Hitting Hard Is A Strategy – You Can’t Figure Out Safety Until You Accept That

Force levels in HEMA competitions are a hot topic for discussion, and that’s a good thing. Participant safety is very important: having people go home with their body in working order is always worth working towards. But it is also true that there is inherent risk in any sporting activity, and doubly so if we’re talking about a combat sport like HEMA. Which raises very thorny issues about what level of risk we are willing to accept, vs what tradeoffs and constraints it forces on us. 

But this article isn’t about that. This article is about a rather unproductive way people approach the topic of safety: where they don’t consider hitting hard as a tactical concept. What does that mean? Have you ever heard the following?

  • “Hitting hard only happens because of a lack of control.”
  • “You would never have to swing a sword hard.”
  • “People swing hard because of quality requirements on strikes.”

I’m here to tell you that these are all wrong. No matter how much control someone has, how sharp a sword is, or how low the quality requirements are, there will always be a tactical use for hitting hard in HEMA. And fixating on these types of myths keeps us from focusing on ways that we can – realistically – constrain the level of force in competition.

Hard hitting is not a scoring calibration issue. Reducing the scoring criteria will not solve the issue because it is a tactical element rather than a scoring obligation.


To start with, let’s look at some physics. Imagine you’re trying to bring a car to a stop at an intersection. You are moving at a constant speed, and then start slowing down before reaching the “target”, aka the stop line.

This is similar to a sword swing, except instead of coasting at a constant speed you bring the sword up and slow down as you approach the target. Bringing your sword to a nice stop right as it comes into contact.

But let’s say that instead of slowing down as you approach, you just keep speeding up. It would look like the purple line, instead of the green.

This isn’t a SwordSTEM article, I promise.

What you see is that instead of slowing down before you get to the target, you get there a lot quicker! See below the time difference between accelerating right to the target, and trying to pull back before the hit. It takes a LOT longer to pull back a strike.

If the opponent manages to parry it will also be MUCH more difficult to parry a firm strike.  You can see that if the sword gets parried at the time indicated by the yellow line, it will be going a lot faster, and thus take a lot more commitment to stop.

And, all other things being equal, making an attack harder to stop is to your advantage. Not only does the defender have to put more effort into the parry, they will be slower to transition into their next action.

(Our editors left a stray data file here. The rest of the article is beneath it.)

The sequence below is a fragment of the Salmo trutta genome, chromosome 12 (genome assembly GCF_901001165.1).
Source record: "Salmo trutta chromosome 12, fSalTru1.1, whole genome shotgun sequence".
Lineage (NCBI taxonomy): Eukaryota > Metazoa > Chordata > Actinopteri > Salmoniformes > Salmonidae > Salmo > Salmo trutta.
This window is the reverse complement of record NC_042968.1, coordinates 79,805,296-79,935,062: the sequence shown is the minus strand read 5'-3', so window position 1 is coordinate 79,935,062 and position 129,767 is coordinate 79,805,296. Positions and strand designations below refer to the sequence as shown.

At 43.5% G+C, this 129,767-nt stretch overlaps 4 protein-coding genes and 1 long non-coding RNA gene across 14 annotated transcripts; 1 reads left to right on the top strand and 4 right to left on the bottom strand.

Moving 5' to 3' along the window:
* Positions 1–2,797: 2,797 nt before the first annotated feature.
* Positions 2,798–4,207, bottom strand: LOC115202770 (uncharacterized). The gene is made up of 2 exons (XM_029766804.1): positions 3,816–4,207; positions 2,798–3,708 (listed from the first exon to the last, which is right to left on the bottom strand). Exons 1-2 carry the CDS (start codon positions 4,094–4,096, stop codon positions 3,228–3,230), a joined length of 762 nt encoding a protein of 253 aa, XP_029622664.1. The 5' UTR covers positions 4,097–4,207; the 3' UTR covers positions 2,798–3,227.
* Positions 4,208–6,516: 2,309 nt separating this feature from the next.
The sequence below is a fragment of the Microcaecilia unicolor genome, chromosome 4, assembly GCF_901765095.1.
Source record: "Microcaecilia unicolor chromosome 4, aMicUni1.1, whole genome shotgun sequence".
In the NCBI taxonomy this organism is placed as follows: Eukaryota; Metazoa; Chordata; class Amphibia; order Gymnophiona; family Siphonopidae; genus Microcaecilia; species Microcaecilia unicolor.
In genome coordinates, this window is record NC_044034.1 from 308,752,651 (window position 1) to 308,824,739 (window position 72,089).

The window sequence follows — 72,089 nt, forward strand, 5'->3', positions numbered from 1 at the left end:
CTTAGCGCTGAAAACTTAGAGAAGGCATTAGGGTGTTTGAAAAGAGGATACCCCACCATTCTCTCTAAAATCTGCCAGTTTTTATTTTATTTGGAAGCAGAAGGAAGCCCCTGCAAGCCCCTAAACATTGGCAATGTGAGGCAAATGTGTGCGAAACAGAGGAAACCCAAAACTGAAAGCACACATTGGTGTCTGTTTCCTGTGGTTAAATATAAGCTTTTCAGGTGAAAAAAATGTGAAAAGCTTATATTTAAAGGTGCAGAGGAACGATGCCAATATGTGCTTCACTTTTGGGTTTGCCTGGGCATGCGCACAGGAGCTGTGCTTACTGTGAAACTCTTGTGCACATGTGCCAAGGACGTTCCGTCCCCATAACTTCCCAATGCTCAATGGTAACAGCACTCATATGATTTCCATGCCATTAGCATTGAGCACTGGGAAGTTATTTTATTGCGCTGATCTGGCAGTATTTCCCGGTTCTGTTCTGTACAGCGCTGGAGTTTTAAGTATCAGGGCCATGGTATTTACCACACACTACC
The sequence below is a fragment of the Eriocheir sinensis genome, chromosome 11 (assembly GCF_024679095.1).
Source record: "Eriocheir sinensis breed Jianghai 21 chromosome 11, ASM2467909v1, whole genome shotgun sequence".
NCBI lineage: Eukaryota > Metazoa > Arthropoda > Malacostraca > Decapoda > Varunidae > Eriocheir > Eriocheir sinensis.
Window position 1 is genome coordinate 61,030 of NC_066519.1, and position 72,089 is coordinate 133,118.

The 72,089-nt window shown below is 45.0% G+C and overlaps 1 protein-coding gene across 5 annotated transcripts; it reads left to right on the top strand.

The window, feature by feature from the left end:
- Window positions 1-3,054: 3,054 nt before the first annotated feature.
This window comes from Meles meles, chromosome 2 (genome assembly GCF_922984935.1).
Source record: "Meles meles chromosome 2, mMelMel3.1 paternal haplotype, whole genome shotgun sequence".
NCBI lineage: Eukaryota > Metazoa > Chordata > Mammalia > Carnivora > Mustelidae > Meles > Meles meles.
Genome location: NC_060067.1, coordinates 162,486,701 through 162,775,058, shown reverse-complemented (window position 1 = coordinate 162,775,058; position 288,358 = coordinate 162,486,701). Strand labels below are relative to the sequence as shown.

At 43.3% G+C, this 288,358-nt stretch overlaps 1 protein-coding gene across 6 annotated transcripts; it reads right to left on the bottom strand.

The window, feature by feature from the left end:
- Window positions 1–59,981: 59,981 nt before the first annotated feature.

It would be very foolish to assume this means that all hits benefit from a hard swing. But, you could also put it another way: if two people are doing equally tight movements and one has more force behind it, who has the advantage? The point is that, all other things being equal, a harder swing can sometimes confer benefits. And if it confers benefits people will start to do it when stressed in the heat of the moment – whether they planned to or not.

Are you still skeptical? Let’s see what John Chow has to say about modern olympic saber in Make The Cut: Sabre Fencing For Adults.

“Many coaches hold to the principle that good fencers hit fast but never hard. They “touch”, light and crisp, hence the official referee term for denoting hits. If this is the case, then there are no good fencers in the top-64 in the world rankings. You don’t need to hit hard, but almost everyone does, at least some of the time. The electronic scoring equipment registers all contacts between sabre and lame as valid hits regardless of impact force or whether the preceding action was a cut with the front edge or a slice with the back edge or a thrust with the tip or a whipover with either flat side of the blade. But fencers still hit hard with all of these actions.

Fencers hit as hard as they need to hit so that their attack will arrive before their opponent can block, or to smash through their opponent’s parry or whip around their opponent’s blade. This is usually as hard as they can hit, while not winding up. Winding up slows down their overall attack and gives their opponent time to pull away or to parry or counter-attack. Actually, many fencers will occasionally choose to hit so hard that they need to wind up to do so. The risks of winding up are often outweighed by the benefits of hitting hard.”

Even in a game that is (a) incredibly high level, (b) demands no actual sword impact, there is still a huge tactical benefit from using as much force as you can get away with. Olympic saber uses equipment that can facilitate this level of force. HEMA is not so fortunate. And we have to accept that no matter what scoring criteria we use, there will always be a tactical application to having high force swings.


If you still don’t believe that the force of people’s swings will be hard without having quality requirements for cuts, let’s look at sports where there is a use of force that is completely uncorrelated to the scoring criteria.

I’ll use hockey as an example. Is the force people bodycheck each other with related to the “quality standard” in order to get points? That question is so weird to ask that you are confused right now. The answer is no, you get points for getting the puck in the net, hitting is irrelevant.